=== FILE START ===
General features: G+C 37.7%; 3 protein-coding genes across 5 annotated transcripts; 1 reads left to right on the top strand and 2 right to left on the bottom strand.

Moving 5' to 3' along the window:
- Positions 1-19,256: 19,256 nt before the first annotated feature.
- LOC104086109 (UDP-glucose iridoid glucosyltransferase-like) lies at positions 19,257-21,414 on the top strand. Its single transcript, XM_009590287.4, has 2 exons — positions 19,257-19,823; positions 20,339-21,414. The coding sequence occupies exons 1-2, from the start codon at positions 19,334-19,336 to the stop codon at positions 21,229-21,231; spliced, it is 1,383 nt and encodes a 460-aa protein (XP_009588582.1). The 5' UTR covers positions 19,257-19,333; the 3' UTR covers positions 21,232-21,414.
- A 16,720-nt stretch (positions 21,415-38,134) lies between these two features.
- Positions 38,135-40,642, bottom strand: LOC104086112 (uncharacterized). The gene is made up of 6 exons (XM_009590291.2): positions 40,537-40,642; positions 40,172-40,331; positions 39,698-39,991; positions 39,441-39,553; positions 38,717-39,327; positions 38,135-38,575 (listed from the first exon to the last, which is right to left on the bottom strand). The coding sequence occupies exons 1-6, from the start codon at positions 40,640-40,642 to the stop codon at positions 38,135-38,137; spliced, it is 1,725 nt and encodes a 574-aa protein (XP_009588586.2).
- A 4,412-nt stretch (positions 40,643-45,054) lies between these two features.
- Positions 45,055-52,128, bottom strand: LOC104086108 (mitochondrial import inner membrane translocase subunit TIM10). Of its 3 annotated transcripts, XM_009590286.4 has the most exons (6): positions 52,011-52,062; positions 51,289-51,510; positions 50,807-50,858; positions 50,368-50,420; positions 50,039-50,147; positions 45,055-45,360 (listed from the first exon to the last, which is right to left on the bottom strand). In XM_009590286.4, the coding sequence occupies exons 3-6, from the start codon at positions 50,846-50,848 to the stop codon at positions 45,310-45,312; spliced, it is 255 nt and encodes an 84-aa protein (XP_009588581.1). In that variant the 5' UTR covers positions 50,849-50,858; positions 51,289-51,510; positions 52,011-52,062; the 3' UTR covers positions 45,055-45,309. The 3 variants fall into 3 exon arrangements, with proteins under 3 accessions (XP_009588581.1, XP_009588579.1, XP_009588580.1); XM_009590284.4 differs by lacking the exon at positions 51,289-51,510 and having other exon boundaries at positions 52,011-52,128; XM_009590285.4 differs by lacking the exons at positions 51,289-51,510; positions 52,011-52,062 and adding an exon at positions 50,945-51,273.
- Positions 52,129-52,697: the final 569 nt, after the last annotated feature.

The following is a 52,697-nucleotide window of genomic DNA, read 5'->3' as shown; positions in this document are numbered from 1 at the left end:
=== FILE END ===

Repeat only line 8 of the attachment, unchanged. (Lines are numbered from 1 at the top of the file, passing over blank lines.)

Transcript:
- Positions 45,055-52,128, bottom strand: LOC104086108 (mitochondrial import inner membrane translocase subunit TIM10). Of its 3 annotated transcripts, XM_009590286.4 has the most exons (6): positions 52,011-52,062; positions 51,289-51,510; positions 50,807-50,858; positions 50,368-50,420; positions 50,039-50,147; positions 45,055-45,360 (listed from the first exon to the last, which is right to left on the bottom strand). In XM_009590286.4, the coding sequence occupies exons 3-6, from the start codon at positions 50,846-50,848 to the stop codon at positions 45,310-45,312; spliced, it is 255 nt and encodes an 84-aa protein (XP_009588581.1). In that variant the 5' UTR covers positions 50,849-50,858; positions 51,289-51,510; positions 52,011-52,062; the 3' UTR covers positions 45,055-45,309. The 3 variants fall into 3 exon arrangements, with proteins under 3 accessions (XP_009588581.1, XP_009588579.1, XP_009588580.1); XM_009590284.4 differs by lacking the exon at positions 51,289-51,510 and having other exon boundaries at positions 52,011-52,128; XM_009590285.4 differs by lacking the exons at positions 51,289-51,510; positions 52,011-52,062 and adding an exon at positions 50,945-51,273.